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ABSTRACT: Cannabinoid receptors and their endogenous ligands have been detected from the earliest stages of embryonic development. The endocannabinoid system appears to play essential roles in these early stages for neuronal development and cell survival, although its detailed involvement in fundamental developmental processes such as proliferation, migration and differentiation has not yet been completely understood. Therefore, it is not surprising that manipulations of the endocannabinoid system by cannabinoid exposure during early developmental stages can result in long-lasting neurobehavioural consequences. The present review will summarize the possible residual behavioural effects of cannabinoid administration during pre- and perinatal as well as early postnatal development, derived from animal studies.Archiv f ur Psychiatrie und Nervenkrankheiten 08/2009; 259(7):383-93. · 2.75 Impact Factor
Article: Cannabinoid-opioid interactions in drug discrimination and self-administration: effect of maternal, postnatal, adolescent and adult exposure to the drugs.[show abstract] [hide abstract]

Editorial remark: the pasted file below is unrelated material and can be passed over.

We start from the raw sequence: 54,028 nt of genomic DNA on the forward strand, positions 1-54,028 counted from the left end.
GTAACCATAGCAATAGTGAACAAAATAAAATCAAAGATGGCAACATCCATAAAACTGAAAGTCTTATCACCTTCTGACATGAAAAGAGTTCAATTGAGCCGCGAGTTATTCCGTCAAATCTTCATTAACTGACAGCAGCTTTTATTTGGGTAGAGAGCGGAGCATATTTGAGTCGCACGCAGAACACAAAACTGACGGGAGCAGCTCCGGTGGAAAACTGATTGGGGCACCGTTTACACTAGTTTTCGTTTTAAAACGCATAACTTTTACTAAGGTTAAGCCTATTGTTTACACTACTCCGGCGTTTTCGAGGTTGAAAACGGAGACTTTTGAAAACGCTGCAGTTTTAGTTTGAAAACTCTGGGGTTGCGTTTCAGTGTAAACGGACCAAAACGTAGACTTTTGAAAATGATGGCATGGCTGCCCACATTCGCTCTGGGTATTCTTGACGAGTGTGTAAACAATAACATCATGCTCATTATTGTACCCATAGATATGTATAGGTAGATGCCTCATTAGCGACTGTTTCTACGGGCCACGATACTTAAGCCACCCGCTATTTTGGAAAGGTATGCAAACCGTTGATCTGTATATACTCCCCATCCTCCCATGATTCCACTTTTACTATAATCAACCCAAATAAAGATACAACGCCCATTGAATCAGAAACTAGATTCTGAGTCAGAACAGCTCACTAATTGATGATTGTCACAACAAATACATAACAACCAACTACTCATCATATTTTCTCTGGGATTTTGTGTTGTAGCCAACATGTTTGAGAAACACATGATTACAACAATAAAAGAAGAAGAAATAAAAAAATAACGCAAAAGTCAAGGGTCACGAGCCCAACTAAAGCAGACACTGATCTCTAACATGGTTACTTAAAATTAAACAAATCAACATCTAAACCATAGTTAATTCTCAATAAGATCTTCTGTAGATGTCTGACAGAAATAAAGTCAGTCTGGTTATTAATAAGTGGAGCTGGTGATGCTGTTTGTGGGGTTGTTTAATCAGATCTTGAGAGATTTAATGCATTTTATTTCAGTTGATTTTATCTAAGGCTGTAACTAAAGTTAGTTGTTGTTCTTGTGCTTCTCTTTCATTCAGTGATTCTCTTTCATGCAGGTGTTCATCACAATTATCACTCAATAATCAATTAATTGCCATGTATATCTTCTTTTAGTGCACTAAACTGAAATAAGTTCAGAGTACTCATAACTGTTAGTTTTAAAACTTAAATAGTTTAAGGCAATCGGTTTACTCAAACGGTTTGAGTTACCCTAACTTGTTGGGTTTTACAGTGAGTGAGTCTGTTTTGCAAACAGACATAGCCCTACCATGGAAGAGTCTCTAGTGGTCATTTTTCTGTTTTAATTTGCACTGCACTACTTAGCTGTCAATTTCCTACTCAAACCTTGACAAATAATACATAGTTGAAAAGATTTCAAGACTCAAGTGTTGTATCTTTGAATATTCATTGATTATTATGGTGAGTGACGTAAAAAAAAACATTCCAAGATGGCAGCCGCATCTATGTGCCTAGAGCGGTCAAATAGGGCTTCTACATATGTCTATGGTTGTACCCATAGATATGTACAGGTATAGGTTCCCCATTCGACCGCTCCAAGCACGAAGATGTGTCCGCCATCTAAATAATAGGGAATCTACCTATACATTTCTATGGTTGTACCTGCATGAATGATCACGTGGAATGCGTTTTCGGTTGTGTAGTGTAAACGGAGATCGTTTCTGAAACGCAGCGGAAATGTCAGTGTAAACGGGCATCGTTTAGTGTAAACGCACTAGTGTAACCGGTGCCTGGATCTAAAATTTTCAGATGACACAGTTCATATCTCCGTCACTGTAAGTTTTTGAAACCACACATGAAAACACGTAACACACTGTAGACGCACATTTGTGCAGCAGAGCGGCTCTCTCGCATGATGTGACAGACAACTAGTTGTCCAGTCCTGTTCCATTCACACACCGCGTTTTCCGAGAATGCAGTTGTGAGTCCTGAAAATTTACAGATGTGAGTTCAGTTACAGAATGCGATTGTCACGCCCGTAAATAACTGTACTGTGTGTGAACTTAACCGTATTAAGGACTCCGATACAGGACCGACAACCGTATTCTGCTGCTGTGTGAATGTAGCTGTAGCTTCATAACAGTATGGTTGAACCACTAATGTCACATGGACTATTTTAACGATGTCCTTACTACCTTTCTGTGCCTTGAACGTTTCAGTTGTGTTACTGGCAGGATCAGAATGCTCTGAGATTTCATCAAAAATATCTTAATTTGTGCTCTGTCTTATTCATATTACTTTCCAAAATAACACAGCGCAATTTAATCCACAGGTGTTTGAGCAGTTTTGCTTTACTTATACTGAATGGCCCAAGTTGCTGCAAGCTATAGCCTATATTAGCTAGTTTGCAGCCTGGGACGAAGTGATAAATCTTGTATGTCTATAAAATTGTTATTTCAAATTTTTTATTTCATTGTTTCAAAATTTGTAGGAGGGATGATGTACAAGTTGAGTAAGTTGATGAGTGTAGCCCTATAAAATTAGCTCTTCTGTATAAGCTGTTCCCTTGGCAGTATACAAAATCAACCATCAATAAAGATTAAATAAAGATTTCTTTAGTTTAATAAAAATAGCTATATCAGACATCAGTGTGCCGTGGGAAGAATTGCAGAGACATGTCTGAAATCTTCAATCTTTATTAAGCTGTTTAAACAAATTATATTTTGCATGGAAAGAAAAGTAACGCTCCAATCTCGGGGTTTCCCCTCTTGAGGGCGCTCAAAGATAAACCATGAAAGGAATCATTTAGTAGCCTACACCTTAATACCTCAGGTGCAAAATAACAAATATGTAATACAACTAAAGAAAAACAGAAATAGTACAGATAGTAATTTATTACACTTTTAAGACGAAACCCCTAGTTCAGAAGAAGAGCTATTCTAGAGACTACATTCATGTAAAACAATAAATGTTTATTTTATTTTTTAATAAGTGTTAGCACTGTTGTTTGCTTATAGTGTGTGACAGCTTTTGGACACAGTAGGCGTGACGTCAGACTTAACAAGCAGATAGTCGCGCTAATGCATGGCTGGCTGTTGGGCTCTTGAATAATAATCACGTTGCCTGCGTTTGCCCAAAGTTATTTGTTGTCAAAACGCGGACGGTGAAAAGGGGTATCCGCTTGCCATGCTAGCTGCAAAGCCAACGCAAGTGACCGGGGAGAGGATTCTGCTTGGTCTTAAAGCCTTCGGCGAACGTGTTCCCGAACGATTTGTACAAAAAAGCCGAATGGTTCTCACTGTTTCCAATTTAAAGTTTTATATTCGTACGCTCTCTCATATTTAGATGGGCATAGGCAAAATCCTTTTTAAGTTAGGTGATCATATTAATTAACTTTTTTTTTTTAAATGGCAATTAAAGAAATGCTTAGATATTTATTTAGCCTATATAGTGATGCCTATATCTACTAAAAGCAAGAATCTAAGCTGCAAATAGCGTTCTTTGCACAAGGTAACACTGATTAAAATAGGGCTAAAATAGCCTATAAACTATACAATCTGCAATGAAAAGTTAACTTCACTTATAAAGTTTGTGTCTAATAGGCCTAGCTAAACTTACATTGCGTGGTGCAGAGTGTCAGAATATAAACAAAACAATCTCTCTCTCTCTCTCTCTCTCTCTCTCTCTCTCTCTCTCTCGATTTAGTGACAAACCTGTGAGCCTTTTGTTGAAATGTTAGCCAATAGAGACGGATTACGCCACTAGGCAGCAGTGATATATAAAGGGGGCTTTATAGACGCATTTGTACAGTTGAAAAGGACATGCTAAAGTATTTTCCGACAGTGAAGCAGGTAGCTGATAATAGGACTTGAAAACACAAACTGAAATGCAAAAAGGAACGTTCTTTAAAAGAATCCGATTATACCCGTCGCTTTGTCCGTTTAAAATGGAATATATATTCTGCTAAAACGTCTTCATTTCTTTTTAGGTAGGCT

ABSTRACT: Cannabinoids and opioids are known to strictly interact in many physiological and pathological functions, including addiction. The endogenous opioid system is significantly influenced by maternal or perinatal cannabinoid exposure, major changes concerning operant behaviour in adult animals. Copious data suggests that adolescence is also a particularly sensitive period of life not only for the initiation of abusing illicit drugs, but also for the effects that these drugs exert on the neural circuitries leading to drug dependence. This paper examines the role played by the age of drug exposure in the susceptibility to discriminative and reinforcing effects of both cannabinoids and opioids. We first revisited evidence of alterations in the density and functionality of mu-opioid and CB1 cannabinoid receptors in reward-related brain regions caused by either maternal, postnatal, adolescent or adult exposure to opioids and cannabinoids. Then, we reviewed behavioural evidence of the long-term consequences of exposure to opioids and cannabinoids during gestation, postnatal period, adolescence or adulthood, focusing mostly on drug discrimination and self-administration studies. Overall, evidence confirms a neurobiological convergence of the cannabinoid and opioid systems that is manifest at both receptor and behavioural levels. Although discrepant results have been reported, some data support the gateway hypothesis that adolescent cannabis exposure contributes to greater opioid intake in adulthood. However, it should be kept into consideration that in humans genetic, environmental, and social factors could influence the direct neurobiological effects of early cannabis exposure to the progression to adult drug abuse.Current drug targets 10/2009; 11(4):450-61. · 3.93 Impact Factor